• No mutation is found. It is possible that there may be a undetectable mutation or a mutation in a different gene. Cancer screening may still be beneficial.

How does the test work?

ProstateGene is performed on a blood or saliva sample and it takes approximately 4 weeks to obtain the  results. ProstateGene uses state of the art NextGeneration Sequencing to examine the code for each of  the 10 genes in detail. In addition, dosage analysis is used to look for large deletions (missing parts) and duplications (extra parts) in the genes. However, no test is 100% accurate and it is possible that someone could have a genetic mutation which is not detected by this test. It is important to be aware that a normal result on ProstateGene does not rule out the risk of hereditary prostate cancer. Where possible, it is most accurate to perform genetic testing on someone who has had cancer so that a possible genetic cause can be found in the family.

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Hereditary Breast and Ovarian Cancer (HBOC): Mutations in BRCA1 & BRCA2 cause hereditary breast and ovarian cancer as well as prostate cancer. 2% of men diagnosed with prostate cancer before the age of 55 will have a BRCA2 mutation. In the general population 0.254% of Non Jewish people and 2% of Ashkenazi (Eastern European) Jewish people will have a BRCA mutation. The estimated cancer risks associated with BRCA mutations vary however; BRCA1 mutations are estimated to have up to an 85% risk of breast cancer and a up to a 60% risk of ovarian cancer. While men with BRCA1 mutations have a slightly increased risk of male breast cancer and approximately a 20% risk of prostate cancer. Women with BRCA2 mutations have up to a 90% risk of breast cancer and up to a 30% risk of ovarian cancer. Men with BRCA2 mutations have a 5-10% lifetime risk of developing breast cancer and approximately a 40% risk of prostate cancer. Individuals with BRCA2 mutations also have an increased risk of pancreatic cancer and possibly other cancers. Studies have shown that prostate cancer caused by BRCA1, BRCA2, tends to be of a higher grade and therefore more likely to benefit from treatment.  In particular it may respond better to platinum based chemotherapy and PARP inhibitors. Women with BRCA gene mutations should have breast MRIs from age 30 and mammograms from age 40. Ovarian screening has not been shown to be beneficial and therefore some women may consider risk-reducing surgery. Men may benefit from prostate cancer screening. Very rarely, a baby may inherit two BRCA2 mutations. In this situation the baby will have the congenital condition known as Fanconi Anaemia.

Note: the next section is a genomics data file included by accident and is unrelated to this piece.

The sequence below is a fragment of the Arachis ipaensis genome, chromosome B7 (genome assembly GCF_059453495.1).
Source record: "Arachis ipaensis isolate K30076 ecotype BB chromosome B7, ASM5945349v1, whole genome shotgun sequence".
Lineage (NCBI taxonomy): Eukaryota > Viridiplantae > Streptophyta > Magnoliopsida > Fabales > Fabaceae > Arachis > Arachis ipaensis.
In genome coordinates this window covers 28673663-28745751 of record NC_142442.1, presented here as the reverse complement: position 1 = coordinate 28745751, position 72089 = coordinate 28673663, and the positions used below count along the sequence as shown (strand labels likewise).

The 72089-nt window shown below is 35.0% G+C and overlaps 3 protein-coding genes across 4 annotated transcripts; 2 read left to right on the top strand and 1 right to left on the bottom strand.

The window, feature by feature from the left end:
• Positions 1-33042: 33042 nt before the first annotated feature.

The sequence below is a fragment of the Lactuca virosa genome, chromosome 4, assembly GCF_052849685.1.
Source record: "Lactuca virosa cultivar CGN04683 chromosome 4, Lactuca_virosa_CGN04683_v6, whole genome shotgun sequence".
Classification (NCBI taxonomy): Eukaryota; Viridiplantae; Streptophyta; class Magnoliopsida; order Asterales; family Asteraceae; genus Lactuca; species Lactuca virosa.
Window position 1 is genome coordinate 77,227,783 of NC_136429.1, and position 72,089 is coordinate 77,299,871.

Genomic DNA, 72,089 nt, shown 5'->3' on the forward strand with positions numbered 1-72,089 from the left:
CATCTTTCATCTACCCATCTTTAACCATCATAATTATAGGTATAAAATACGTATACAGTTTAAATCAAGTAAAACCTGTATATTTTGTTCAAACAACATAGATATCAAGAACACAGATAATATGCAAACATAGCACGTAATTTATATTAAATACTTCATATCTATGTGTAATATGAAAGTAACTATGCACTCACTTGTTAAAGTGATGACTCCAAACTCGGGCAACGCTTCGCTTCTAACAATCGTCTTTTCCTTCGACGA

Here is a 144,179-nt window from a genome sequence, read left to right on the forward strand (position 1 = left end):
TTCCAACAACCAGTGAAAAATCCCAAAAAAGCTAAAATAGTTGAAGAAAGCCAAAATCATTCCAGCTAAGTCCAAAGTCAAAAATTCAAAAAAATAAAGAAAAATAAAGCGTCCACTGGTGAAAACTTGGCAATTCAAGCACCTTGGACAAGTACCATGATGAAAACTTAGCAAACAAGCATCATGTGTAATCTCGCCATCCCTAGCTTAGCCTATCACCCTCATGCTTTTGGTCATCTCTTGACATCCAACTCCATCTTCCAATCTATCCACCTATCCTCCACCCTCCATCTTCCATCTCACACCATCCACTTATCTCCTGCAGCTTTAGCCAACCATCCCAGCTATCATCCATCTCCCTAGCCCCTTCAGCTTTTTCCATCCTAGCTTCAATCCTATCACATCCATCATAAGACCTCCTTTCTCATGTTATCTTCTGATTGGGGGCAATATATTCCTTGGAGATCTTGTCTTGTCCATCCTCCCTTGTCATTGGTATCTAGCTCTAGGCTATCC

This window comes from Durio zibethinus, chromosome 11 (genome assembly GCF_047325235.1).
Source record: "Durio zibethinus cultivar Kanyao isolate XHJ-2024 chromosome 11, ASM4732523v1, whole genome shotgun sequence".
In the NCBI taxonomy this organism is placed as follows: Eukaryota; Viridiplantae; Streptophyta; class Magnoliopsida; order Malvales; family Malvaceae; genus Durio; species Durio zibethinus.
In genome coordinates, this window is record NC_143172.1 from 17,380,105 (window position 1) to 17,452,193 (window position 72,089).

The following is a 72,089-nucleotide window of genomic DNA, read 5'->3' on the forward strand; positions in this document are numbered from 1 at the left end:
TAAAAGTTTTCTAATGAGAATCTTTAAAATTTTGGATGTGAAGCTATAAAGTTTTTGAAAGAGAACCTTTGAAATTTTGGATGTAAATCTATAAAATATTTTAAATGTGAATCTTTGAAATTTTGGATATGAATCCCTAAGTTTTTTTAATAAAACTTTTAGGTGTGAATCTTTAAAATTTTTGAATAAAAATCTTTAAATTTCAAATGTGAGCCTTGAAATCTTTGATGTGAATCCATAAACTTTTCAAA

Lynch syndrome (LS): It has been estimated that in Europe approximately one million people have Lynch Syndrome. LS causes an increased risk of bowel (25-70%), stomach (5%), womb (30-70%), prostate (18-30%) and other cancers. If someone has LS, regular bowel screening with colonoscopy is vital and other risk-reducing strategies will be considered. These strategies include detecting and treating an infection called Helicobacter Pylori as well as taking aspirin, and, in women, consideration of risk-reducing surgery. Studies have shown that prostate cancer caused by LS tends to be of a higher grade and therefore more likely to benefit from treatment. There are also clinical trials looking into a new immunotherapy drug known as PD1 which appears to be particularly effective in Lynch syndrome related cancers.

HOXB13: This gene has been found in 5% of prostate cancer families and causes an estimated 33-60% risk of prostate cancer. 

ATM: This gene has been shown to cause a significantly increased risk of prostate cancer. Prostate cancer is also likely to be of a higher grade and therefore to benefit from treatment.

CHEK2: Mutations in CHEK2 cause an increased risk of prostate cancer (2-3 times that of the general population). 

How are these conditions inherited?